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“The true spirit of conversation consists in building on another man’s observation, not overturning it.”
—Edward G. Bulwer-Lytton (1803–1873), British novelist/politician
What do you do while students are having conversations or talking in pairs? Do you have a “formula” for taking notes? Do you focus more on fluency or accuracy?
Many English teachers, especially novice ESL instructors, talk more than ideal – and allow their English students to talk too little. Ironically, many ESL instructors make this “good mistake” do so out of dedication. What, after all, are they supposed to do while students exchange ideas and practice their speaking skills?
Play the reporter!
When I taught an advanced ESL conversation class to a diverse group of immigrants and international students at Santa Monica Community College, I developed a little routine that I’ve used for almost 20 years.
First, I introduced the daily conversation topic with a quotation or proverb Then I distributed worksheets (which became chapters in Compelling Conversations) with around 30 questions, 10 or 12 key vocabulary words, and a few selected quotations or proverbs. Afterward, students would be paired up to interview each other and share experiences for 20-30 minutes.
What did I do? I simply circled around the room, briefly joining in conversations, taking notes, and indirectly correcting students by modeling a better way to ask or respond to questions. I also jotted down key comments and “good mistakes” – both grammar and pronunciation – that I would later share with the entire class. Further, I focused on the content of student comments so that fluency and meaning were more important than accuracy. Ideas and perceptions mattered more than perfect grammar.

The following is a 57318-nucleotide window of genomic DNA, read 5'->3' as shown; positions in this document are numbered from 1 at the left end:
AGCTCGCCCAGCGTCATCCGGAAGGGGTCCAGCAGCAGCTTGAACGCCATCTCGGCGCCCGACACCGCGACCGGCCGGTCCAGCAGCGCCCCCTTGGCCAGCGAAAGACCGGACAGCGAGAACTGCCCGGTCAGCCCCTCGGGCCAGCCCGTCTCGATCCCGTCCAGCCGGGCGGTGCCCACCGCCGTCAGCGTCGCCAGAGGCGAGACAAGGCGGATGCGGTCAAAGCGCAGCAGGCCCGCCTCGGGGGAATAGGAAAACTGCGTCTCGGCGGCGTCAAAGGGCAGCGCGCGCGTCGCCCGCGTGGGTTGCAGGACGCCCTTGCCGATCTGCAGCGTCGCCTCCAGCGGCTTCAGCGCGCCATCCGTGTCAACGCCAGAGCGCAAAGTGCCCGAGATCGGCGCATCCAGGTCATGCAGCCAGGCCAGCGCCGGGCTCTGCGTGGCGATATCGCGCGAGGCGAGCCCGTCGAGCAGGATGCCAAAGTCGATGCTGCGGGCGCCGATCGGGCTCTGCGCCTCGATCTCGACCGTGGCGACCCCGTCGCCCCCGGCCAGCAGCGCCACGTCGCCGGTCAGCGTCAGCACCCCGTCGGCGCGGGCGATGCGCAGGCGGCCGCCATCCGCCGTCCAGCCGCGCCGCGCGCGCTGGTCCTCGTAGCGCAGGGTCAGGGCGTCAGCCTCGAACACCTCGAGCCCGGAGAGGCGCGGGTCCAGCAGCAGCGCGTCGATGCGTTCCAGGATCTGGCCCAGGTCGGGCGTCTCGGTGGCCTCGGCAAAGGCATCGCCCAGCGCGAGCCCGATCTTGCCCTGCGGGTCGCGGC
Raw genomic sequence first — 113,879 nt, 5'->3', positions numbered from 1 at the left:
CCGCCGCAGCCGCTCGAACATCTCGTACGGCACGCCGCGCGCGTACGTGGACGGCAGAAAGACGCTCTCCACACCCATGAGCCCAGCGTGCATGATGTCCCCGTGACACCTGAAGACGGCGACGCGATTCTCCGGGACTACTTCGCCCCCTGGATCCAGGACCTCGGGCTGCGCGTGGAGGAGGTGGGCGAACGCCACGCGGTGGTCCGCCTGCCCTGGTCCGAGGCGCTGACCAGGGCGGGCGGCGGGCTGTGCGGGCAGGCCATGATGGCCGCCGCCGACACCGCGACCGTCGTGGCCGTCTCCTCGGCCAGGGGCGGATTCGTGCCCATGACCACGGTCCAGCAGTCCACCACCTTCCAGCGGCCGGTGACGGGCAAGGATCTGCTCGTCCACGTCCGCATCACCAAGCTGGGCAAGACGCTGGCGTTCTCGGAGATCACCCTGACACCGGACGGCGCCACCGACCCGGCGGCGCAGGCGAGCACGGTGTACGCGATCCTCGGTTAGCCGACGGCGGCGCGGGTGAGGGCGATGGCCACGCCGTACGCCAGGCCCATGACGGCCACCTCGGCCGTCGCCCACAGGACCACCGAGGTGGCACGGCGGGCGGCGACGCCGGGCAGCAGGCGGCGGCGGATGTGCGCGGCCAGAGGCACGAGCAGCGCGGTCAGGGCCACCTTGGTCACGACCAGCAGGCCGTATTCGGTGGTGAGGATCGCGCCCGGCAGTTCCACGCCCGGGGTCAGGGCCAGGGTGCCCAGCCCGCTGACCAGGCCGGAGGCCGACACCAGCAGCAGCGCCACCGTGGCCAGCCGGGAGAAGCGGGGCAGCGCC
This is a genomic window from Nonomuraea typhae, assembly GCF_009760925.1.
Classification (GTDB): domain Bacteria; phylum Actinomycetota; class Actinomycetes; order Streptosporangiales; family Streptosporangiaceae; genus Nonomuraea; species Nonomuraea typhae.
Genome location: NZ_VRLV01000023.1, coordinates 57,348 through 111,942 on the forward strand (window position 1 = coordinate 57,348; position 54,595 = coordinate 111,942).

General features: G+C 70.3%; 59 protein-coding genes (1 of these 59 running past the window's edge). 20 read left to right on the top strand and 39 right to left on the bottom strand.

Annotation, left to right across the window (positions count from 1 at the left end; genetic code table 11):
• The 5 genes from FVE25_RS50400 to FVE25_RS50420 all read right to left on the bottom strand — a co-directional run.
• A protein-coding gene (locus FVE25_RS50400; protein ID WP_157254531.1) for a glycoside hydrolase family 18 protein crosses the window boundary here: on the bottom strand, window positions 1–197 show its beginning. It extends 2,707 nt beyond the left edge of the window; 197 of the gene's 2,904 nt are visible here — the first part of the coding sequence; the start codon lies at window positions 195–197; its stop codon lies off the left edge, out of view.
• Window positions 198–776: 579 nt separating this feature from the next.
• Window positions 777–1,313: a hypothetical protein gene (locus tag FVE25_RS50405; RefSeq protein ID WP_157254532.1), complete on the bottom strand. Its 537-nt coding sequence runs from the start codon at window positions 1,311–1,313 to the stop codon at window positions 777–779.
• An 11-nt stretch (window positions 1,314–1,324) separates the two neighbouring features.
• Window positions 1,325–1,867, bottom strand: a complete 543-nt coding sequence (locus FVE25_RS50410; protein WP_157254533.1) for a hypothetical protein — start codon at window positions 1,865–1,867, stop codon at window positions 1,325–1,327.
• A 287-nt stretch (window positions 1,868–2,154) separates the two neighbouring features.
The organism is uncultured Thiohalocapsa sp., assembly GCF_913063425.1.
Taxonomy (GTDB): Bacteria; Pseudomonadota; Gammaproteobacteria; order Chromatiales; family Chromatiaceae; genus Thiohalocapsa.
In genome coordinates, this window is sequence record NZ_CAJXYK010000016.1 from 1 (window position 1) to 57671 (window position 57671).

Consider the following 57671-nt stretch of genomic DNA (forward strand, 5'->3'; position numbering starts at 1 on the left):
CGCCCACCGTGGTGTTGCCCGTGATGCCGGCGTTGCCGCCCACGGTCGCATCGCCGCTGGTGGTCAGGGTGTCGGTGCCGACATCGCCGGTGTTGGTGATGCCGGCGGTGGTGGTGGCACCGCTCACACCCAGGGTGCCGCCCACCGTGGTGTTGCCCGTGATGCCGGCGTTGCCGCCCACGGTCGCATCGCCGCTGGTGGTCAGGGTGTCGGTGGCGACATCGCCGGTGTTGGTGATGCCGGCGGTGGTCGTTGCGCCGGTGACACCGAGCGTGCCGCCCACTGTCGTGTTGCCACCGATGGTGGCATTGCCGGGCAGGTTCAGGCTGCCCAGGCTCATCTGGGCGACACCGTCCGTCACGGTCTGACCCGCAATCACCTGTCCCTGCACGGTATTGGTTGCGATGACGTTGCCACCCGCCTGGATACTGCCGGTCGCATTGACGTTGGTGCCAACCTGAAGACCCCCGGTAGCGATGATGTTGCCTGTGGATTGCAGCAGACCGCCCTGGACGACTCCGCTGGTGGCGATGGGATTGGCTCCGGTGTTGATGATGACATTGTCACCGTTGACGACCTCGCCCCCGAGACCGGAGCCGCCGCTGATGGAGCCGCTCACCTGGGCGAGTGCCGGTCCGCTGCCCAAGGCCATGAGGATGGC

These notes, however, helped me guide the classroom conversation because they closely echoed their previous conversations. Since several perspectives were acknowledged and considered, dynamic discussions often followed. Taking notes also gave me a chance to emphasize certain sound groups or related word forms.
Try it out
Here is a reproducible worksheet that captures that process of monitoring conversations and leading discussions. Use or lose.
Compelling Conversation Classroom Worksheet for Teachers
Topic: Pages: Date:
# of participants: # of groups: Room:
- Opening Quote:
- Opening comments to class:
- Starting time for conversations:
- Conversation content:
- What did you hear the students say? Summarize.
- Follow-up class discussion questions:
- Review Vocabulary:
- Pronunciation tips:
- Grammar issues:
- Other comments/observations:
What techniques do you employ to monitor class discussions and address “good mistakes?” How do you ensure students have enough opportunities to speak and share?
For more free, reproducible worksheets like the one featured in this post, check out our on-site collection!